6 doctors weighed in:

If you are allergic to bees do you need to carry an epipen (epinephrine)?

6 doctors weighed in
Christopher Breen
General Practice
4 doctors agree

In brief: Bee allergy

It depends on the reaction you have to a bee sting.
If your throat starts to swell and it becomes difficult to breath; i would definitely recommend carrying an epi-pen. Additionally it is important to see an allergist to be tested. Venom immunotherapy is highly successful in reducing the chances of repeat reactions including anaphylaxis.

In brief: Bee allergy

It depends on the reaction you have to a bee sting.
If your throat starts to swell and it becomes difficult to breath; i would definitely recommend carrying an epi-pen. Additionally it is important to see an allergist to be tested. Venom immunotherapy is highly successful in reducing the chances of repeat reactions including anaphylaxis.
Christopher Breen
Christopher Breen
Answer assisted by Christopher Breen, Medical Student
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Dr. Ed Friedlander
Pathology
1 doctor agrees

In brief: Your call

If you had more than mild sneezing, wheezing, and/or hives from you last beesting, you'd do well to get an Epinephrine needle.
Better safe than sorry.

In brief: Your call

If you had more than mild sneezing, wheezing, and/or hives from you last beesting, you'd do well to get an Epinephrine needle.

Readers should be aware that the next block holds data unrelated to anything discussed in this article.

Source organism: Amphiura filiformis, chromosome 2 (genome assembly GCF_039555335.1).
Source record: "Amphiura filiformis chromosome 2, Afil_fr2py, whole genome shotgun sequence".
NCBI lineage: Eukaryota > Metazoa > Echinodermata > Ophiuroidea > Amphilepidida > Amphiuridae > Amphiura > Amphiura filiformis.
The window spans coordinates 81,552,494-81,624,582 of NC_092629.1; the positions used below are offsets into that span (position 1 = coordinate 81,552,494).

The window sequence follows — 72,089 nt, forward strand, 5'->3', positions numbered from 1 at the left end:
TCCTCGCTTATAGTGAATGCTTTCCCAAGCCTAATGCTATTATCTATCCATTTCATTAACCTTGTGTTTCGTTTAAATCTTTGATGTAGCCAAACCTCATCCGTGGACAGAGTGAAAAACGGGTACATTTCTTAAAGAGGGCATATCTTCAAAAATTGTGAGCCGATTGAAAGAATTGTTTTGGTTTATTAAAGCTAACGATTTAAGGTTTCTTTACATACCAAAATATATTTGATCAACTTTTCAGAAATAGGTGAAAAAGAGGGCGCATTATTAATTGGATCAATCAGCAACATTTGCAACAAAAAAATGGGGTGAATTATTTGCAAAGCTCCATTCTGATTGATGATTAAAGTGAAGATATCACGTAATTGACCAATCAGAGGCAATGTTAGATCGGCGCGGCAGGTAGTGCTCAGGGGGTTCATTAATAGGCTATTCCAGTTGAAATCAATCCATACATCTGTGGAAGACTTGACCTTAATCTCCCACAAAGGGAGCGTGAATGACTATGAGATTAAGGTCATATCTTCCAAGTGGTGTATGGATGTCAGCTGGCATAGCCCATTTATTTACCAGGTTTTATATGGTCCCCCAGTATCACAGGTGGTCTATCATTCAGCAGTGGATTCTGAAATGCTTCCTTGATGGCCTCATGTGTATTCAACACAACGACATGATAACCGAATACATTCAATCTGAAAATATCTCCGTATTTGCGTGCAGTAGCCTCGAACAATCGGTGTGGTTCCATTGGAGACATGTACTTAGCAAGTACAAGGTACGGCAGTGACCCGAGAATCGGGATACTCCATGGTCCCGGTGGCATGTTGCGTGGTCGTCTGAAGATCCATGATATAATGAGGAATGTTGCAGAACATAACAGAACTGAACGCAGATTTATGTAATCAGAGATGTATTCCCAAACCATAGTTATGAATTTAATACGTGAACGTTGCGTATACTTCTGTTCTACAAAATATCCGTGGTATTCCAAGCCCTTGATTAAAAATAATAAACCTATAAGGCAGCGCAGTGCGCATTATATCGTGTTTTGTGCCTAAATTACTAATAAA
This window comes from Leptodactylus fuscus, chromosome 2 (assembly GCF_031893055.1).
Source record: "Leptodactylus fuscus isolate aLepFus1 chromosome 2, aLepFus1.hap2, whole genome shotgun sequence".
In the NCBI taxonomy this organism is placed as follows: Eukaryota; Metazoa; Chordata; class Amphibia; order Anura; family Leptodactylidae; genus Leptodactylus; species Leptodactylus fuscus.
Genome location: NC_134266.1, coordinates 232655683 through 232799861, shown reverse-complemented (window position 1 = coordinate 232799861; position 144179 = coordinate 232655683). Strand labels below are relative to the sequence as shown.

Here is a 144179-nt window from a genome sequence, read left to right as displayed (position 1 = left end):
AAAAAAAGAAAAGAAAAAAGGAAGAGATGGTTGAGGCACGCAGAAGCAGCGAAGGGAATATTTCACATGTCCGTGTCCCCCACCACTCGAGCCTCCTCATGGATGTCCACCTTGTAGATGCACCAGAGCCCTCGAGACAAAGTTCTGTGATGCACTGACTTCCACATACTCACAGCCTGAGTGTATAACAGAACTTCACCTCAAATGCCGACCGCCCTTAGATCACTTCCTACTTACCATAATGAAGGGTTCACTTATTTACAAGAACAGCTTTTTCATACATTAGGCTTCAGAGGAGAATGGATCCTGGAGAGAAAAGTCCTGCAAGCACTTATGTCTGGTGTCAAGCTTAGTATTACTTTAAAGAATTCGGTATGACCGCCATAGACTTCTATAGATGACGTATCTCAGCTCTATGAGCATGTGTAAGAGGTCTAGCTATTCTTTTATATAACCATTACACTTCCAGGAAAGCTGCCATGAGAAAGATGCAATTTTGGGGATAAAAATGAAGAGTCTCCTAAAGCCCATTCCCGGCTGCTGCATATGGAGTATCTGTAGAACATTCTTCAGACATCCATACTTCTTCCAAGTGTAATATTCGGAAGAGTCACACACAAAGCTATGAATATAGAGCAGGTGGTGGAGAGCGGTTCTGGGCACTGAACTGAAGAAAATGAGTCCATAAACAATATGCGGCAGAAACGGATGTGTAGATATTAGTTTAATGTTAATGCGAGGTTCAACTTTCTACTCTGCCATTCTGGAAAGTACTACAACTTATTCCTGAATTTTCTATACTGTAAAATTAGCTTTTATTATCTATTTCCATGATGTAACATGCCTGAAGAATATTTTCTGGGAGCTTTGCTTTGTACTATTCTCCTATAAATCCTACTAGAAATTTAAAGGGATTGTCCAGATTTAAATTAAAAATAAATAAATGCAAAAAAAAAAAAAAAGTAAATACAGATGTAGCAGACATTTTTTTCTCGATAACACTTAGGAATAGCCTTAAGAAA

Better safe than sorry.
Dr. Ed Friedlander
Dr. Ed Friedlander
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Dr. Steven Cohen
Internal Medicine - Allergy

In brief: Depends

The first point is to define allergy and to detemine what insect may be the offending agent.
Allergic reactions require symptoms distant to the sting site. A large local swelling is not enough. Hives, generalized swelling, wheezing or other breathing or circulatory problems suggest true allergy. Knowing the circumstance of the sting can help identify the insect. Diagnosis can be confirmed.

In brief: Depends

The first point is to define allergy and to detemine what insect may be the offending agent.
Allergic reactions require symptoms distant to the sting site. A large local swelling is not enough. Hives, generalized swelling, wheezing or other breathing or circulatory problems suggest true allergy. Knowing the circumstance of the sting can help identify the insect. Diagnosis can be confirmed.
Dr. Steven Cohen
Dr. Steven Cohen
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